It’s been at least 6 months since I last played around with this VFD
. I had so many other projects in the works that I needed to finish first. I really want this clock to be something special, so I saved it for when all my other projects were complete. That, and I’m supposed to be saving my money since the holidays are right around the corner.
Instead of going nuts with a full-on build, I figured that I could at least breadboard something and play around with some code. However, getting this VFD in my breadboard is easier said than done. Trying to get all 30 pins in the breadboard at the same time (without bending the hell out of them) is no easy task. I tried to shove it into a female header and use that, but it just keeps popping out of the breadboard.
I figured I'd put together some kind of breakout board for it that I can plug into my breadboard. Hopefully once it's soldered on I'll still be able to somehow incorporate it into the final build. Once I solder it on, it's not coming off.
Rather than wait two weeks for the PCB to arrive, I attempted to prototype something using the DIY adapter. It's horrible, but hopefully it's good enough for me to at least get started.
The original plan was to drive the whole clock with a 20-output MAX6921 VFD driver chip.
However, this chip is insane! I just can't figure it out. There's no shortage of code samples online for using it with an 8-digit IV-18 tube, but I couldn't find anything for a 4 digit VFD. I tried to modify some 8-digit code to fit the display, but I couldn't get it to do anything.
See? Here's a picture of it doing nothing.
Since the grids and the segments need 25V, I guess I need to drive the whole thing with transistors. Four grids, seven segments, the colon, the PM indicator: that's 13 transistors. Wow!
I started to put something together on my breadboard when it hit me. I'm using my default goto transistor… the 3904….but those are NPNs. This VFD is a common anode display, so I'll need to use PNPs. The problem with that is, if the voltage you need to switch is higher that the 5V that the Arduino can handle, you'll let the magic blue smoke out. Since PNPs are "backwards" you have to put the supply voltage on the base to turn it off. The base would be connected to an output on the Arduino. That's bad!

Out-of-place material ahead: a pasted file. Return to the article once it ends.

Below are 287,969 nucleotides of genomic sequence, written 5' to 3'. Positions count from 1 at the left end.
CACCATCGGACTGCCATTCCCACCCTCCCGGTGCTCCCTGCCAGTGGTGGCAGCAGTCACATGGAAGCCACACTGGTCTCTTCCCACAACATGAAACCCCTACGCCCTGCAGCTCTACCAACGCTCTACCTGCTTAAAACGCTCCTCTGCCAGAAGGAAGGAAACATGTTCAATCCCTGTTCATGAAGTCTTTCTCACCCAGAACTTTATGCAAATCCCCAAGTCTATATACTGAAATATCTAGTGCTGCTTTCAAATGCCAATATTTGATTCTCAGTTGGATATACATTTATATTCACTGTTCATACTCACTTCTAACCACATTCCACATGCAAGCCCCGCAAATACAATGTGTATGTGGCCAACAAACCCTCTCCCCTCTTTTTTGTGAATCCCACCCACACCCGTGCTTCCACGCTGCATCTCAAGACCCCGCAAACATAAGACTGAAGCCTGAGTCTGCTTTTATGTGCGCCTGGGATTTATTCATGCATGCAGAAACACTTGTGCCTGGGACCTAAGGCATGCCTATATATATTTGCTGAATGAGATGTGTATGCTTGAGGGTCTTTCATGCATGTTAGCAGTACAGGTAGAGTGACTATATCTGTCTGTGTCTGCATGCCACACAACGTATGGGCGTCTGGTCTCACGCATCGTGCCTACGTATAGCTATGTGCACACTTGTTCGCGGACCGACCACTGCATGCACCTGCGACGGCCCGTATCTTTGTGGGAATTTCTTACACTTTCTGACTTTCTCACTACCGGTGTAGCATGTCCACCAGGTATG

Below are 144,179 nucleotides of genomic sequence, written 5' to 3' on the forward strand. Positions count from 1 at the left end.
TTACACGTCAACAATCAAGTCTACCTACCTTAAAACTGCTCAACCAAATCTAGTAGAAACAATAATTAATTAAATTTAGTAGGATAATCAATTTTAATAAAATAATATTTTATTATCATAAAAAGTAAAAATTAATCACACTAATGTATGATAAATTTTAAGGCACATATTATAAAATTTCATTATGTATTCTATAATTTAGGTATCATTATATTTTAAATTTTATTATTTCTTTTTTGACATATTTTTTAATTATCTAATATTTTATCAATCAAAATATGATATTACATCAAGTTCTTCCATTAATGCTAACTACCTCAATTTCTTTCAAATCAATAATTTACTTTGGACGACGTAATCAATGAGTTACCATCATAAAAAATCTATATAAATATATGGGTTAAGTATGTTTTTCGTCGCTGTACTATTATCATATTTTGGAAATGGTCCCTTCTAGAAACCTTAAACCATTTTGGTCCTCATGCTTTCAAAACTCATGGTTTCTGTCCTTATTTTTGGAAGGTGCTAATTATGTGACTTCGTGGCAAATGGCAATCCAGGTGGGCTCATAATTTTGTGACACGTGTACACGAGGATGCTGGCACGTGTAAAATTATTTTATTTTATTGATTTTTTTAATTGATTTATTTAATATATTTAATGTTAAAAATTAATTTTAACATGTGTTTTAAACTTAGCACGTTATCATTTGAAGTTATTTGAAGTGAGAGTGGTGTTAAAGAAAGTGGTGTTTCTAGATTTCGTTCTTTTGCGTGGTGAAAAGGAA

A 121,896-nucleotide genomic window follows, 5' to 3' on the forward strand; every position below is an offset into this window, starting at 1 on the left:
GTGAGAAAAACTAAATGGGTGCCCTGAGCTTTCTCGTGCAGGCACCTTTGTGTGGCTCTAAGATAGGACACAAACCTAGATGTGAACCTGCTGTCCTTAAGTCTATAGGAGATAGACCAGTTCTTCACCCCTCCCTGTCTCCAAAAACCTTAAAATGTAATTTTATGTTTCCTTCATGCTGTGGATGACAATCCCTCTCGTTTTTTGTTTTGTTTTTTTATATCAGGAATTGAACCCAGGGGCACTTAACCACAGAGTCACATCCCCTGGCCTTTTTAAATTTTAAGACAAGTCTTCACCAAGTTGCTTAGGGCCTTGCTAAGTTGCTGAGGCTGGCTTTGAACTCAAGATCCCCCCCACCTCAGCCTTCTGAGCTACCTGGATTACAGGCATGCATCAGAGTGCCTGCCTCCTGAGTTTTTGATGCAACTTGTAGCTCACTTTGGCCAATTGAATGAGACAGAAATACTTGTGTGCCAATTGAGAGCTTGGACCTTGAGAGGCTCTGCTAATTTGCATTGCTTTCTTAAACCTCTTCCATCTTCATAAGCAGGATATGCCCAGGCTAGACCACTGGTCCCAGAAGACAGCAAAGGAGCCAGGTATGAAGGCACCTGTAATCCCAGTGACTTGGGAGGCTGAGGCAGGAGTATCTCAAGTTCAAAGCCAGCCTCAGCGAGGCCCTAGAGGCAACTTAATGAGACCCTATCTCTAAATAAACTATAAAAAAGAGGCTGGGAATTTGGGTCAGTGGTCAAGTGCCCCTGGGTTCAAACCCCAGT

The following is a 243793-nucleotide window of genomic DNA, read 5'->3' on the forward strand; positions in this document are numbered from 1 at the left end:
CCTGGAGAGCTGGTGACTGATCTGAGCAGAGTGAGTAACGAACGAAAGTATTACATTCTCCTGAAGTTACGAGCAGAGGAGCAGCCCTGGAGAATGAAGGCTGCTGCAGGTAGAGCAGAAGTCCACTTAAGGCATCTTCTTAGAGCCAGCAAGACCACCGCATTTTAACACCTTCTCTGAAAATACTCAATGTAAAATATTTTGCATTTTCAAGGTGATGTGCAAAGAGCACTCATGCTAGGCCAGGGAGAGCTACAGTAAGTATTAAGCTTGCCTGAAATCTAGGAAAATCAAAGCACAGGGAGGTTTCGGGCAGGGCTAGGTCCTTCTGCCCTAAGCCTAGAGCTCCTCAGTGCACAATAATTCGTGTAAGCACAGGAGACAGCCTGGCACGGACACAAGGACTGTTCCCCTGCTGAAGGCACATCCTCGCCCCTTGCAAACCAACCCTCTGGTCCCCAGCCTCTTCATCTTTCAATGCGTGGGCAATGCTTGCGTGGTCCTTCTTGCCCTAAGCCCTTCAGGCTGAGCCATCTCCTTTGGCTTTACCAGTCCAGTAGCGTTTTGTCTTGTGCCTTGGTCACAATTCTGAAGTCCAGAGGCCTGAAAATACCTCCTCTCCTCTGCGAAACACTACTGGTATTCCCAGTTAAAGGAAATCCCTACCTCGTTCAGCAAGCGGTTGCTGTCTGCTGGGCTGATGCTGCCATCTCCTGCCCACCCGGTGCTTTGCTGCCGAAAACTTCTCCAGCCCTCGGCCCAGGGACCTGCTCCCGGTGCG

So how do I fix this? High-side switching. I'll need to have the Arduino turn on a NPN transistor, which will then turn on a PNP transistor.
My transistor count just doubled to 26! Double wow! I think this clock is going to be a little bigger than I planned; unless I go all SMD. Since the VFD is vintage, I wanted to go all through-hole with the components to keep the overall look old school.
Before I make any decisions, I figured I'd at least test my schematic. I wired up one grid and one segment and uploaded a quick little sketch. It's basically the blink sketch. I just have to switch the grid high, and toggle the segment.
Success! (The ghosting on the other digits is due to the fact that the filament is DC powered. I'll have to make something to power it with AC.)
Here it is in action:
See? I have to hold the display in place while it's powered so it doesn't pop out.
I then wired up another NPN and PNP to each grid and segment. Damn, that's a lot of wires!
I said I wasn't going to go nuts with a full-on build, and that I was just going to try and breadboard something and play around with some code. I didn't realize it was going to be this easy. I breadboarded the circuit in about an hour. I then recycled the code I wrote for my Large 7-Segment LED Clock
Lucky, my breakout board arrived 2 days later.
There's no way it's coming out now. It makes it so much easier to push on with the code. I was able to add my mini button breakout board and get the code for setting the clock working.
All I need to do is figure out how I'm going to flash the colon (probably use the 1Hz square wave out on the DS3231) and play around with the code for the PM indicator.
After that, I'll just need to finalize the schematic and I can then get to work on the PCB.See this project from start to finish:
I Finally Figured Out This Vacuum Fluorescent Display
VFD Clock - Part I VFD Clock - Part II VFD Clock - Part III VFD Clock - Part IV VFD Clock - Part V